If you’re planning to store your RV for winter, there are several things to do ahead of time to make sure it’s properly prepared for an extended period of inaction. You’ll want to make sure things don’t freeze, that you’re preventing bugs, that things are sealed and tanks are drained. Preparing your RV for storage happens in two stages – you need to prepare the RV coach for storage, and you need to prep the RV chassis for storage. Here are RV storage tips so you can do each of those things.
Prepping the RV coach for storage
1. Choosing RV storage
The first thing to do is to find the best RV storage for your rig. There are plenty of options, including outdoor RV storage and covered RV storage. If you’re using outdoor RV winter storage, be sure to avoid parking under trees or in areas where grass and weeds will grow. However, if you can get covered storage for RV, that is ideal – especially if you live in an area with weather like snow or hail or lots of rain. RV covered storage can protect your rig from a lot of damage from the elements. You can also look into RV self-storage, or even purchase RV storage sheds or shelters if you have space and want to keep your RV nearby. The RV storage solutions are varied, and the best option for you is going to depend on where you live and how often you use your RV.
Inflate your wheels to the manufacturer’s recommended maximum cold pressure. If you’re not removing the tires for long-term storage, cover them to protect them from the sun. Also, plan to move your vehicle periodically to prevent flat spots from them sitting all winter.
2. Cleaning and closing up your RV
Make sure all blinds and covers are down to protect your furniture from the sun. They will also act as another rodent barrier. Check for cracks and tears in your window coverings and take this time to get them repaired as well. Then, turn off the main LPG supply valve. Cover any vents that might allow insects into the vehicle. Remove all perishable goods and open all your drawers and cabinets. After you have defrosted and cleaned the fridge, leave an open container of baking soda in it and keep the door open. The baking soda will absorb odors and help keep your refrigerator smelling fresh.
Make sure all awnings are clean and dry before packing them away. Oil your locks and lubricate them with WD-40.
Prepping the RV chassis for storage
3. Storing your battery
Remove your battery to store separately. Begin by disconnecting the negative terminal first. Clean the batteries with a 50-50 mixture of baking soda and water if they need it, then store them in a cool dry place where they can’t freeze. Remember, batteries in storage will lose their charge, so check the charge every month and recharge if they’re at or below 80%.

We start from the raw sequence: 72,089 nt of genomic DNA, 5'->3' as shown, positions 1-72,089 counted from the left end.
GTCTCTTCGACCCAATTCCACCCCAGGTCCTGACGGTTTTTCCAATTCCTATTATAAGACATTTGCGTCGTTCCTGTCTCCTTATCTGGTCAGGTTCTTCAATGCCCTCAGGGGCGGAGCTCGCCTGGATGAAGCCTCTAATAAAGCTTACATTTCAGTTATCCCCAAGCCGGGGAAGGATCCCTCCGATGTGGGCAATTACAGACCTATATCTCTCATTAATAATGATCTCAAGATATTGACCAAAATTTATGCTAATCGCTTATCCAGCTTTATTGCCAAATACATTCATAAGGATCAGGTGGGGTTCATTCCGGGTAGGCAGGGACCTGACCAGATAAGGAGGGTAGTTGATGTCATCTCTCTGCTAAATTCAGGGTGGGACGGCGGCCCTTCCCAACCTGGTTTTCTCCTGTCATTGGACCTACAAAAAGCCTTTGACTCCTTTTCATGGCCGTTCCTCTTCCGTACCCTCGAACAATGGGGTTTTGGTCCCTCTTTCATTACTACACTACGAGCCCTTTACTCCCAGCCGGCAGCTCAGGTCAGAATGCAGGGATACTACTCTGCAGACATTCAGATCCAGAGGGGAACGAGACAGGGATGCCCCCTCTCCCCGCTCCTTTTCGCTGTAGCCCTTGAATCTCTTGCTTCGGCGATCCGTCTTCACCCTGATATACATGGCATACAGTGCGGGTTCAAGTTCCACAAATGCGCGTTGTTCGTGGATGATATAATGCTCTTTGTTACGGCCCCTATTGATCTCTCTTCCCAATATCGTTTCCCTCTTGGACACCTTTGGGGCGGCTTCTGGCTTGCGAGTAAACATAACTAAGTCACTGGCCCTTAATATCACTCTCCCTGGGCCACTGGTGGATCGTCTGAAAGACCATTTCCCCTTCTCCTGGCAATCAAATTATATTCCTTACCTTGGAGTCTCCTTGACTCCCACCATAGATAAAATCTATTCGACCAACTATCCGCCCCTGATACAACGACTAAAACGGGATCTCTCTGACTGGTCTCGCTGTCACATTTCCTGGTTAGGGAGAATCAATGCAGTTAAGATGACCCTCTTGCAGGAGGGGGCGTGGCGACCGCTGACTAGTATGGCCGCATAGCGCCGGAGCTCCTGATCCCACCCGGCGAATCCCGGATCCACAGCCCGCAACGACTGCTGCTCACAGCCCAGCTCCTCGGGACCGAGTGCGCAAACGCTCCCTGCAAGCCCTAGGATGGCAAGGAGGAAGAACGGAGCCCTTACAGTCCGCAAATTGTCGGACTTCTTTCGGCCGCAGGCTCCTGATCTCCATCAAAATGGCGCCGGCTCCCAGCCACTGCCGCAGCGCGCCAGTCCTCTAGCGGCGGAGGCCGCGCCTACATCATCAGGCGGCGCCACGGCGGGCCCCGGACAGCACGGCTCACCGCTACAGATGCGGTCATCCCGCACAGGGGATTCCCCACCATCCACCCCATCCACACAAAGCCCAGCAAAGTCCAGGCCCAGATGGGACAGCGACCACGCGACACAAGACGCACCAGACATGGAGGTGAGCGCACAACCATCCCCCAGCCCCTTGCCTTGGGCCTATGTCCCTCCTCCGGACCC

4. Add fuel stabilizer
Fill your fuel tank before storing your rig and add a fuel stabilizer. Run the engine and generator long enough for the stabilizer to run through the system and follow the manufacturer’s instructions. Run your engine and generator for at least two hours every two months.
5. Change your oil
Change the oil and oil filter on the engine and generator before storing your RV. Used oil sitting in your rig for long periods of time can corrode engine bearings.
6. Check your antifreeze
Your engine radiator should have the proper concentration of antifreeze. Check your owner’s manual to make sure you have the correct type of engine antifreeze. Drain and flush your system every 2-3 years.
7. Where to find RV storage
While you can store your RV at home, if you’re short on space, it may not be the best option for long periods of time. You can also look into affordable RV storage at an RV self-storage facility. There are options for outdoor RV storage, covered RV storage, and indoor RV storage. If you’re looking for cheap RV storage, you may opt for outdoor (but make sure you have a good cover to protect your vehicle!), but indoor storage is ultimately going to protect your vehicle the best.
While it’s definitely the most fun when you’re out on the open road in your RV (or comfortably settled at a beautiful campsite!), taking the time to properly winterize and store your rig will mean that it stays in good shape and ready to for your travels for years to come!
This post may contain affiliate links.